2.1.2. Satellite observations
The dynamic vegetation parameter LAI is generally defined as one-sided green leaf area per unit ground surface area (Myneni et al., 1997). The LAI data were obtained from the Advanced Very High Resolution Radiometer (AVHRR) 16-km monthly product (Myneni et al., 1997) through ftp://primavera.bu.edu/pub/datasets. The data are available from July 1981 to May 2001.
The Total Ozone Mapping Spectrometer (TOMS) Aerosol Index (AI) data were obtained from the NASA Goddard Earth Sciences Data Information Services Center (GES DISC, http://acdisc.gsfc.nasa.gov/). AI is a qualitative measure of the presence of UV absorbing aerosols, such as mineral dust and smoke (Herman et al., 1997). The positive AI values and the negative AI values are associated with absorbing (mineral dust, smoke and volcanic aerosols) and non-absorbing (sulphate and sea salt particles) aerosols, respectively (Torres et al., 1998; Torres et al. 2002). Near-zero values indicate cloud presence. The daily TOMS/AI data utilized in the research are the version 8 data, which have a spatial resolution of 1.25° × 1° with global coverage. For the period from 1979 to 1992, we used daily TOMS Nimbus-7 data, and for the period from 1997 to 2005, we used TOMS Earth Probe data.
2.2.1. Trend magnitude calculation
A linear regression model (Tang et al., 2007, 2008) is used to calculate the trend magnitude. The regression function is
where t is the time number and y is the data value at time t; the regression weight β and noise term γ are calculated according to Equations (2) and (3)
where n is the time-series number. Student's t-test is applied to evaluate the statistical significance of the trends. The significance of a correlation coefficient r is tested with
where the distribution of ts is approximately that of the t-distribution with n – 2 degrees of freedom. The trend magnitude ΔY and relative trend magnitude ΔY ′ during the study period are estimated using Equations (5) and (6) if a trend is detected:
The linear trend is removed from the forcing data to compare the observed trends with non-change scenarios.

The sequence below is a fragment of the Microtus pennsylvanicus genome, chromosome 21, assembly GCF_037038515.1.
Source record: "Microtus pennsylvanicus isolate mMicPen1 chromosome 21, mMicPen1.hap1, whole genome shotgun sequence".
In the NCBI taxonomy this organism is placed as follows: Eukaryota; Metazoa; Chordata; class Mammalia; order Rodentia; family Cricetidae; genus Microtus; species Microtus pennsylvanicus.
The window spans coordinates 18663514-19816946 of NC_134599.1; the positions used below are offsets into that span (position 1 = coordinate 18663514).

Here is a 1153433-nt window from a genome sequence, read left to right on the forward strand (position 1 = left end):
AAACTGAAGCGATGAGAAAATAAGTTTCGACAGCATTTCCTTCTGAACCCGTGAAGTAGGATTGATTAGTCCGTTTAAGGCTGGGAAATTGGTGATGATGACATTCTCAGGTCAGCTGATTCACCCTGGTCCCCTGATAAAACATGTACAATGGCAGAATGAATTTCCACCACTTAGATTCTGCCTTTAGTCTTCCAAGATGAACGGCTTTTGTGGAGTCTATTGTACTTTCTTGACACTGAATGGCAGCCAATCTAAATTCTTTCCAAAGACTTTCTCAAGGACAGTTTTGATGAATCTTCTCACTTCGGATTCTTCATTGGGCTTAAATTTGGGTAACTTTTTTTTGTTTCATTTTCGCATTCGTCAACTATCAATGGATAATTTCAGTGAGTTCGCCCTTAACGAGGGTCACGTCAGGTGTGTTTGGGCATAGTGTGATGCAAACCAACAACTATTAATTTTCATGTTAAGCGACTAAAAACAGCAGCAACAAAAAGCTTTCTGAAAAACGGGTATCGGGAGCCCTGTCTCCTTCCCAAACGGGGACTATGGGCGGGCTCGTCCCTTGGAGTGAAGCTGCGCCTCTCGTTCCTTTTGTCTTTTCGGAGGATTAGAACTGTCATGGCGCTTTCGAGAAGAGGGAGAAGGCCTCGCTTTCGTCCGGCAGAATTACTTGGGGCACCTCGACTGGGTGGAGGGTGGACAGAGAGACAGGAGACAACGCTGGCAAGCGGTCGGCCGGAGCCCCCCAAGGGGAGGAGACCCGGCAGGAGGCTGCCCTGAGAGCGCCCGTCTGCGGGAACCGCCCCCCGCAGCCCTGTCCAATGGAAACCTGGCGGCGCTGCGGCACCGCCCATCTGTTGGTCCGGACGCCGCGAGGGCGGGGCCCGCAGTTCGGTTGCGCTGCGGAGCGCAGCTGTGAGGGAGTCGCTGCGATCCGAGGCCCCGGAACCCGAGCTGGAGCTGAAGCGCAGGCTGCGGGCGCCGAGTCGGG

where y_rm is the time series data after removing tendency and is the mean value of the nonlinear trend time series. The value is set to the mean value of the first 10 years of data (1957–1966).
2.2.2. Variable normalization
The normalized variable (Xnorm) is used to compare the variables with different scales. Xnorm is calculated using Equations (8) and (9):
where Xoi is the observed value, is the mean value of Xoi over the comparison period, n is the total number of time series for comparison, and σ is the standard deviation.
3. Results and discussions
3.1. Temperature variation analysis
3.1.1. Temporal analysis
Figure 2(a)–(d) show the variations in the annual means for the Tmax, Tmin, Tm and DTR over the USSR from 1957 to 2006. In general, the t-test is significant for all four of these variables (Table 2).
Table 2. The change in climate and vegetation conditions in the USSR
The bold values indicate that the t-test is significant.
A significance level of 5% is used to detect the trend.
P (mm year–1)
Rsw,d (W m–2)
The Tmax increases at a rate of 1.00 K per 50 years (Figure 2(a)). This trend is higher than that reported for China as a whole (0.635 K per 50 years) between 1955 and 2000 (Liu et al., 2004b) and for the Northern Hemisphere (0.435 K per 50 years) between 1950 and 1993 (Easterling et al., 1997). Figure 2(b) shows that the Tmin increases at a rate of 2.24 K per 50 years from 1957 to 2006. This trend is also higher than previous analyses for China (1.615 K per 50 years) between 1957 and 2006 (Liu et al., 2004b) and for the Northern Hemisphere (0.92 K per 50 years) between 1950 and 1993 (Easterling et al., 1997). For Tm (Figure 2(c)), we calculate a rate of change equal to 1.68K per 50 years between 1957 and 2006, whereas Liu et al. (2004b) reported a value of 0.59 K per 50 years from 1955 to 1990. For the entire study period, we calculate the rate of change in DTR as −1.24 K per 50 years (Figure 2(d)). This is higher than the rate of −1.01 K per 50 years reported in a previous study on China (Liu et al., 2004b) and of 0.445 K per 50 years for the Northern Hemisphere (Easterling et al., 1997). As previous studies noted, the decreasing trend in DTR is mainly the result of Tmin increasing at a rate outpacing increases in Tmax (e.g. Dai et al., 1997; Easterling et al., 1997; Dai et al., 1999; Liu et al., 2004b). This result further supports the previous conclusions.